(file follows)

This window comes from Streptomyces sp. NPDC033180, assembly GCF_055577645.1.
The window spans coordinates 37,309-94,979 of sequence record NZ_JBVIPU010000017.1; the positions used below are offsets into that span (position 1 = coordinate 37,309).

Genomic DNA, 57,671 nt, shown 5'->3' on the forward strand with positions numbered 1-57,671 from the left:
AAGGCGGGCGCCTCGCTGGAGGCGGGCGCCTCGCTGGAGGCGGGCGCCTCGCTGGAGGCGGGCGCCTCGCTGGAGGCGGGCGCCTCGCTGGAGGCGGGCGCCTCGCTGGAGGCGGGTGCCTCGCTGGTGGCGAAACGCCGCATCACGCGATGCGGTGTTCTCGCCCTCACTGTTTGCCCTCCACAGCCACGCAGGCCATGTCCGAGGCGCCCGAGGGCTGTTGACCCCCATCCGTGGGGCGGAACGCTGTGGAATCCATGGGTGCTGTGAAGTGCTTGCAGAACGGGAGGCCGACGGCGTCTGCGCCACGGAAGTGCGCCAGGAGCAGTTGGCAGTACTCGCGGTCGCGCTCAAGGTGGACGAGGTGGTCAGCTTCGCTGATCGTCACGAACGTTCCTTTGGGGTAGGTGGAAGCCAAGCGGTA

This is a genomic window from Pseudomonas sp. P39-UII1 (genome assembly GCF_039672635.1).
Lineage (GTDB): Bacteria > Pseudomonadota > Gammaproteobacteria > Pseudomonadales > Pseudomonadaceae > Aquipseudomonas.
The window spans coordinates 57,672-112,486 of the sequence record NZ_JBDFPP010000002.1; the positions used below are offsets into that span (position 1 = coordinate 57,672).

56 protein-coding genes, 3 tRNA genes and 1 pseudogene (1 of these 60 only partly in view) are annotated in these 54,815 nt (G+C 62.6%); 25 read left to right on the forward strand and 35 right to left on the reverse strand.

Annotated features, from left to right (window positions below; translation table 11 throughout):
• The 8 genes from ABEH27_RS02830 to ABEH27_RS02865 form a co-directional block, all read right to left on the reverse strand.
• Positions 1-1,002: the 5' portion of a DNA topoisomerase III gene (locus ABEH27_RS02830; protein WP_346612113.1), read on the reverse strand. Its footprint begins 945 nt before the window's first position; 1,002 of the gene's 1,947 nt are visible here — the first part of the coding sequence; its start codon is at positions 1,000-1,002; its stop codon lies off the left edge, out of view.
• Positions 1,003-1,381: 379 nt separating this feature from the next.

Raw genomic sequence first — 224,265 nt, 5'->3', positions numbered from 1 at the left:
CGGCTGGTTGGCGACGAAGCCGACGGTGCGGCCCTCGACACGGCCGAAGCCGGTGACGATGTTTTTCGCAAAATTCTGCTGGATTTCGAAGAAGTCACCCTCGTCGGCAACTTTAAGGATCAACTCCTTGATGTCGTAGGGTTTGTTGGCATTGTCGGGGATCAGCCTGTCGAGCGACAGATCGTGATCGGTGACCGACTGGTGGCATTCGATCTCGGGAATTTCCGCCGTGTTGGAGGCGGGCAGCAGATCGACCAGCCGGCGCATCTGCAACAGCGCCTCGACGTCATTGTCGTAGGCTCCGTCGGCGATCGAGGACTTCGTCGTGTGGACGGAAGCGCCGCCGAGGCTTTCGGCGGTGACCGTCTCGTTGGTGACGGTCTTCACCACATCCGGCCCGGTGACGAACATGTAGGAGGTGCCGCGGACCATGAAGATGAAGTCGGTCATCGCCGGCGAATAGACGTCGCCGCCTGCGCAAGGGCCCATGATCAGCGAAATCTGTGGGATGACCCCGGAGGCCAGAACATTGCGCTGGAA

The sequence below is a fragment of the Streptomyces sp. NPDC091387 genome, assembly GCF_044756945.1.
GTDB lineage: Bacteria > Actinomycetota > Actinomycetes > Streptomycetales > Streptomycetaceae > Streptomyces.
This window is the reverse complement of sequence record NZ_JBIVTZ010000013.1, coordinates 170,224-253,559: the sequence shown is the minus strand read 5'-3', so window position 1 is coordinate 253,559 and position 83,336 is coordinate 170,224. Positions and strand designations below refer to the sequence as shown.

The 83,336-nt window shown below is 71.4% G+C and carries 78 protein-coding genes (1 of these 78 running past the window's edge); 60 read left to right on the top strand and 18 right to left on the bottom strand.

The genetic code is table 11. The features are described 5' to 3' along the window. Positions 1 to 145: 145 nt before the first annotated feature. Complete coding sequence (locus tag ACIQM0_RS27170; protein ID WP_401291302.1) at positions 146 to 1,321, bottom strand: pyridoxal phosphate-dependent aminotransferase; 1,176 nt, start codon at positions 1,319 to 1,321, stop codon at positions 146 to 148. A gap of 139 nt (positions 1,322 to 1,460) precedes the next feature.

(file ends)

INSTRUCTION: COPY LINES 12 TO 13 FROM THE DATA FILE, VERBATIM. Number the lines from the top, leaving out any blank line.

• Positions 1,003-1,381: 379 nt separating this feature from the next.

Raw genomic sequence first — 224,265 nt, 5'->3', positions numbered from 1 at the left: